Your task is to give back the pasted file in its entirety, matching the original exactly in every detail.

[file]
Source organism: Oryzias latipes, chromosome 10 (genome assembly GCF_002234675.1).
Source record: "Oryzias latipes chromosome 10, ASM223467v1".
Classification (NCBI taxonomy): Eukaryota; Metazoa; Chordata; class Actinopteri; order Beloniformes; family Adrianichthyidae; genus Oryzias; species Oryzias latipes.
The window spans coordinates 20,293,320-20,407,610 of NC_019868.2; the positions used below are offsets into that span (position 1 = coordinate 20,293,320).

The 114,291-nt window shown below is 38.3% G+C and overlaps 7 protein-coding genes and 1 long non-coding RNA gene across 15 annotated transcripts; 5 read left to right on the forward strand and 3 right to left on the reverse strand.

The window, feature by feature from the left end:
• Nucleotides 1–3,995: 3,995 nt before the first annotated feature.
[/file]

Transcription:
Source organism: Oryzias latipes, chromosome 10 (genome assembly GCF_002234675.1).
Source record: "Oryzias latipes chromosome 10, ASM223467v1".
Classification (NCBI taxonomy): Eukaryota; Metazoa; Chordata; class Actinopteri; order Beloniformes; family Adrianichthyidae; genus Oryzias; species Oryzias latipes.
The window spans coordinates 20,293,320-20,407,610 of NC_019868.2; the positions used below are offsets into that span (position 1 = coordinate 20,293,320).

The 114,291-nt window shown below is 38.3% G+C and overlaps 7 protein-coding genes and 1 long non-coding RNA gene across 15 annotated transcripts; 5 read left to right on the forward strand and 3 right to left on the reverse strand.

The window, feature by feature from the left end:
• Nucleotides 1–3,995: 3,995 nt before the first annotated feature.